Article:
For the past few months I have noticed something: Most of my everyday listening is with a portable rig, either at my desk at work or during the daily commute. When I am at home, while I have my entire 800+ CD-collection ripped to lossless files and a whole dedicated setup for listening to it (dedicated Mac Mini with Audiolab M-DAC etc.) I was actually not using it a lot. It’s not that I don’t like the sound, but it is a bit of a faff having to turn everything on, wait for the computer to start up and then having to either turn on the TV to navigate or get out an iPad/iPod/iPhone to use the remote app etc.
After this (slow) realisation, I started thinking back to when I started playing music on my own. My first “real” system was a simple Harman/Kardon CD-player and integrated amp and I lived happily with that for nearly ten years. There was nothing to wait for, just two on-switches and a play-button and then there was music, and there was a bit more “tactility” to the process overall (if not much). I don’t think I’ll ever really go back to the CDs, but I have actually – slowly but surely – started playing a lot more vinyl at home.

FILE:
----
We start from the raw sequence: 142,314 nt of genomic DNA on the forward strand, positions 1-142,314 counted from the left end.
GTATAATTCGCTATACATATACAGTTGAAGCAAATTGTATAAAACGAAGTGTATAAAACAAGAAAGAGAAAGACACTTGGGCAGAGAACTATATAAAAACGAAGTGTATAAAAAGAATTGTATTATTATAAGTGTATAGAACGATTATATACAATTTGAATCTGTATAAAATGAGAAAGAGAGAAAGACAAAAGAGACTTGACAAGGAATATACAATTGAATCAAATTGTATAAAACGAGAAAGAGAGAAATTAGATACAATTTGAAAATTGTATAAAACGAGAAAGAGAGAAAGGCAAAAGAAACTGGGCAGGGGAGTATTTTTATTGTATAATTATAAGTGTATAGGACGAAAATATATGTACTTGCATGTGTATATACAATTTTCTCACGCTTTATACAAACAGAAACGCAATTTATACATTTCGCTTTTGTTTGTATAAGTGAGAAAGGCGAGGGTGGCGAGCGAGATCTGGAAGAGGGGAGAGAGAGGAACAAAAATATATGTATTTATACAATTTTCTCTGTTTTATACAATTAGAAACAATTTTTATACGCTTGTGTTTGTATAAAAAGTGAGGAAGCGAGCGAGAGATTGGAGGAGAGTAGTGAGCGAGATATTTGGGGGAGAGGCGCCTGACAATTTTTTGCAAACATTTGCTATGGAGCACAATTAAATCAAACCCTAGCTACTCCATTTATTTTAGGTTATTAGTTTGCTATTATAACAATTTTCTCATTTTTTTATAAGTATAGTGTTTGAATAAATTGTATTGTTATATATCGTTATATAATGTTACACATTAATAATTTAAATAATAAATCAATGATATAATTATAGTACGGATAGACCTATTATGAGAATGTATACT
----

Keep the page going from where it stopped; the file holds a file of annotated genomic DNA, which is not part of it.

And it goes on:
Some would say that I have just succumbed to the first “wave” of accumulated nostalgia when you reach your mid-thirties, but it’s not as if I have a long history of actually using vinyl records. Of course I am old enough to know how they work ( ;) ) and I can remember playing records when I was younger on my parents’ stereo. But when I started buying my own music in the early nineties, CD was already the format of choice (and cassettes were still common as well, mainly for exchanging music with friends). The only friends that bought vinyl were a couple with older siblings that had turntables and even they switched to CDs very quickly. As a result, I’ve never really had that much affection for the vinyl format so I do challenge the notion that this is just misty-eyed nostalgia at work :)
To add to that, the turntable obviously has its share of downsides – I had for instance mostly forgotten just how short the side of a record seems when you are working on something and just playing music in the background. I had also forgotten just how much dust a record is capable of attracting and how annoying scratches can be. My turntable is nothing special (a simple Project Debut Carbon albeit with an upgraded cartridge and an aftermarket plexiglass platter), but even so – it sounds very good and it is definitely more of an “experience” or “occasion” to put on a record, lower the stylus and wait for music to come out of the speakers.
So, there we go – I said it: For me this hobby isn’t really about sound quality (at least not only) but also about the experience. Blasphemy to some audiophiles, but a revelation to others maybe? If nothing else, I guess it provides an explanation (or excuse…) for why I continue to design, build and buy a lot of gear that I may never really get to use :D